Economics Lesson Plan for Students: Consumer Goods (Grades 2-5)
To better understand the principle of trade-offs and how to apply it to everyday life.
1. Understand what consumer goods are.
2. Use critical thinking skills to evaluate costs.
3. Apply graphs to everyday life.
What you’ll need
For this lesson, students will need cut-outs of illustrations of things consumers spend money on such as food, sports, and clothing and either glue or paste to paste the cut-outs. You will also need to provide them will blank graphs to graph their data for the activities. In order to distinguish between different pieces of data on the graph, different color pens or pencils can be used to do so.
Activity #1 – Assigning values
Each student will start off with a dollar amount of money assigned to them. This can range from $20-50. You will, then, need to assign money values to each of your cut-outs. Each value should range from around $1-50 and values should be spread out, preferably by multiples of 5. For more advanced grades, you can ask the students how much they think each represented cut-out would cost if they were to purchase it with the money they have.
Activity #2 – Choosing goods
Once students have their assigned amount of money and the value of the cut-outs, their consumer goods, marked, they can begin choosing their goods. Students will choose up to 5 cut-outs that represent goods that they, as consumers, will want to purchase with their money.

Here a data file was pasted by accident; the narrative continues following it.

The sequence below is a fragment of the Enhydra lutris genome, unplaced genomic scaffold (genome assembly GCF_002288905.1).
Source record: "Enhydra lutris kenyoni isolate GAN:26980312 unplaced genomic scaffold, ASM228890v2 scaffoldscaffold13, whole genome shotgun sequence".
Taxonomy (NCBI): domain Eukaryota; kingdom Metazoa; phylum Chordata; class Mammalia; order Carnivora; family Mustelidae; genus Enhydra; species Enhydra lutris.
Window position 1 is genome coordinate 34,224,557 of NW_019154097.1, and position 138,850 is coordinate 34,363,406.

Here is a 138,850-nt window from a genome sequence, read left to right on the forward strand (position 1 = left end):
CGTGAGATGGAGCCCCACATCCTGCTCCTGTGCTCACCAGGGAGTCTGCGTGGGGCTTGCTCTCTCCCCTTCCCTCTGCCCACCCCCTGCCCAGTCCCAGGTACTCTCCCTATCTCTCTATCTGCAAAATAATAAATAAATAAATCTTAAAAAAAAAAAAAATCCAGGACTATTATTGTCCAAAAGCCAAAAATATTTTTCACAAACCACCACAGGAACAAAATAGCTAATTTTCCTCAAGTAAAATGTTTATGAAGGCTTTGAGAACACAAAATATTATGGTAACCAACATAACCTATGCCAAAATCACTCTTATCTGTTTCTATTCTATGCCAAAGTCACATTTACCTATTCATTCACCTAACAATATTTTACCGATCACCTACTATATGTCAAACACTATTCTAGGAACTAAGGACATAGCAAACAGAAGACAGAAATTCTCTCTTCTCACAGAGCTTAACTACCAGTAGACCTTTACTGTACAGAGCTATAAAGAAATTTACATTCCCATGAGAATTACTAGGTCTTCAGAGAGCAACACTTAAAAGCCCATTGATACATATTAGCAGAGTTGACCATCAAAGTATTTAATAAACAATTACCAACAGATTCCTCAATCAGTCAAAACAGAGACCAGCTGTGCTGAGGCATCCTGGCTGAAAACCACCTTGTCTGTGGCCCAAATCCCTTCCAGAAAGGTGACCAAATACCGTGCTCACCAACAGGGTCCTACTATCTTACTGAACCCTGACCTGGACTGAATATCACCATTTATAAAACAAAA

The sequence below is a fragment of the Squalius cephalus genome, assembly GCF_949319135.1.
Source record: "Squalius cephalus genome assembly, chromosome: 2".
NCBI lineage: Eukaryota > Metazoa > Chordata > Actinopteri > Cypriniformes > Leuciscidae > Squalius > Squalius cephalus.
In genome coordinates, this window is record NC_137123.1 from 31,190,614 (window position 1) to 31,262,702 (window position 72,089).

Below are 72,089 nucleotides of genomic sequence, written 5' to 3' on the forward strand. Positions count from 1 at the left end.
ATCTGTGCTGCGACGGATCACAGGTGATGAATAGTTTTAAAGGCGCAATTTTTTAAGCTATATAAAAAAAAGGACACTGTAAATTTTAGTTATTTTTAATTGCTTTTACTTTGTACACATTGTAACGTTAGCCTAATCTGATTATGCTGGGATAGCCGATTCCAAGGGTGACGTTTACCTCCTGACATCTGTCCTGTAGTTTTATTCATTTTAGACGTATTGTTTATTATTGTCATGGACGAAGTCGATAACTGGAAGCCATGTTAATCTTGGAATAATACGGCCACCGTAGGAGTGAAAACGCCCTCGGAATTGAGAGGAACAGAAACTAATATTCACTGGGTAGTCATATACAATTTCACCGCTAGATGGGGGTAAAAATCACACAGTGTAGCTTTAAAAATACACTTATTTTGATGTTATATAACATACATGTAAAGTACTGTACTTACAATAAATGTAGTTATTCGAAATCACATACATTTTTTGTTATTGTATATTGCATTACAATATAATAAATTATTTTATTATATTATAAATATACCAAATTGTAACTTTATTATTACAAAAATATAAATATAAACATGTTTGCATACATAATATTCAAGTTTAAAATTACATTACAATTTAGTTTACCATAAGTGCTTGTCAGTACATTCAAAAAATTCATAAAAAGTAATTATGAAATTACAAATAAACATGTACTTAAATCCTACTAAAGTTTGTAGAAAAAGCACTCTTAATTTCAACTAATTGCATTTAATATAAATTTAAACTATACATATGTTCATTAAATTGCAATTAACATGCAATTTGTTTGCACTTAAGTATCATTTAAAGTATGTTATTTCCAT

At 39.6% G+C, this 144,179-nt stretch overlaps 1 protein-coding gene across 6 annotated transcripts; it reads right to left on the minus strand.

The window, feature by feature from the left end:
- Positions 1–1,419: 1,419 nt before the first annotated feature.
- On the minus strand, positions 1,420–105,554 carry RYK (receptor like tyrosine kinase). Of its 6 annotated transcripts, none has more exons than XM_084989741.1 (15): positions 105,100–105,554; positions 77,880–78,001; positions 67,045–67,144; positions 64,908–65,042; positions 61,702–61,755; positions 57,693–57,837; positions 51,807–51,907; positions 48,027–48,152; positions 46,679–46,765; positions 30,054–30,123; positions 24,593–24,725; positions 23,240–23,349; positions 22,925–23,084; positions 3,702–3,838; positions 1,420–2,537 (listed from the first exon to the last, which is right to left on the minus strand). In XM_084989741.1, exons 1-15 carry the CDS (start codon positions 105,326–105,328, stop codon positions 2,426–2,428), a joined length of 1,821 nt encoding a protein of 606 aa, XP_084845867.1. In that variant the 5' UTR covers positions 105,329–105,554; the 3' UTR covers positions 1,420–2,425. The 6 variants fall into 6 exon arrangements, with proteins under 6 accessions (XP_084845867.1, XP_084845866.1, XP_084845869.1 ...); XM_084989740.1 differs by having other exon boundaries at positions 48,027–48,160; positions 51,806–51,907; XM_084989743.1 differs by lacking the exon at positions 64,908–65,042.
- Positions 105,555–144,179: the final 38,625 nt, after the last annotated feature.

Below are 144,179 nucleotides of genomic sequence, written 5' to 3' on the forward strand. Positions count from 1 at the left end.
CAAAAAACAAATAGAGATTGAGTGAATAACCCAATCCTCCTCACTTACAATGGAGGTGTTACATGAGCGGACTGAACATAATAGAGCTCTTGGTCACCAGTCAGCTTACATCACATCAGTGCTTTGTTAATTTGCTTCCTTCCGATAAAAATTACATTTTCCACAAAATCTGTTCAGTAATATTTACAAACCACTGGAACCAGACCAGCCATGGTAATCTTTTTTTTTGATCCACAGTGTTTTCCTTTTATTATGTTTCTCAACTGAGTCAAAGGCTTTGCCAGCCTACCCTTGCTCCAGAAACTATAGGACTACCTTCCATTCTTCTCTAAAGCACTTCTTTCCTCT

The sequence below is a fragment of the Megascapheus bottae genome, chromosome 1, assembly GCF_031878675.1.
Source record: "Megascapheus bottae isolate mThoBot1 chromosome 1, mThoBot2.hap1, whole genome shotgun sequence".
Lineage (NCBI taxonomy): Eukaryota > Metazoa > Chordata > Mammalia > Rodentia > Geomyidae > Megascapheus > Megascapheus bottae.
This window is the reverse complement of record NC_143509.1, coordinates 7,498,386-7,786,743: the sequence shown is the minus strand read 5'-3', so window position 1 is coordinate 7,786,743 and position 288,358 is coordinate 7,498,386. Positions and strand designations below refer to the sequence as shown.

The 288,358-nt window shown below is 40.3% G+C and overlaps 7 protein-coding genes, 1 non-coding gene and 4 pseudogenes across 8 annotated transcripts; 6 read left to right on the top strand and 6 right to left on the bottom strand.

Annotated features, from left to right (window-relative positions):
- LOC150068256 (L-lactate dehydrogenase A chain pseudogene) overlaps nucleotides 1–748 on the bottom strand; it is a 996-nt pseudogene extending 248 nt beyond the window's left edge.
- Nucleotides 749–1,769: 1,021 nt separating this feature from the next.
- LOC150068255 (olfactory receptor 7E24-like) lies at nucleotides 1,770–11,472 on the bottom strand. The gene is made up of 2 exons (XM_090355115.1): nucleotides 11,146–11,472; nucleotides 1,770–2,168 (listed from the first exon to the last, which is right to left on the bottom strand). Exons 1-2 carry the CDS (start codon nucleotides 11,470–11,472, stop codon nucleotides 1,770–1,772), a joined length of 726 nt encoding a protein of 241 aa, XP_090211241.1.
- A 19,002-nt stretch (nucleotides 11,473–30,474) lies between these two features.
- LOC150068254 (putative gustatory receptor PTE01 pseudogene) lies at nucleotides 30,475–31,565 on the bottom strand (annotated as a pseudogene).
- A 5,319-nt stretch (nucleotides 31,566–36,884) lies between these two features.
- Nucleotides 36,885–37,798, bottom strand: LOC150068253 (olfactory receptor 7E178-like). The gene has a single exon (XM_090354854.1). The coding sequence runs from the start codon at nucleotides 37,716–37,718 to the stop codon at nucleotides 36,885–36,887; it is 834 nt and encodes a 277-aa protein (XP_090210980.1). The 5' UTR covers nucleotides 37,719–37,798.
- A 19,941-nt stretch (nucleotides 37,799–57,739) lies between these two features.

Activity #3 – Making the Graph
Students will make a graph of their consumer goods compared to the money they have. They will begin by pasting their cut-outs on the horizontal axis of their graph. Then, they will place values in increments of five on the graph; five being the number at the bottom of vertical and the dollar amount of money they have as the highest number on the graph.
Activity #4 – Analyzing their Values
For each cut-out, or consumer good, the students will draw a bar to the dollar amount it equals on the graph. An item that costs $5 will be graphed to the number five at the bottom of the graph, for example. Students can use different color pencils to draw different bars for each of their goods.
Students can see how the cost of each of their consumer goods relates to the amount of money they have. They will understand that each good takes a portion of their money out, in order to purchase it. They will also gain an understanding of what it means to budget by seeing how forgoing certain items can save them more money. This can be evaluated by asking your students the following questions:
1. What is a consumer good?
2. What is the most expensive consumer good on my chart?
3. What is the least expensive consumer good on my chart?
4. If I purchase all of the goods, how much money will I have left?
5. What can I take out that will leave me with the most amount of money?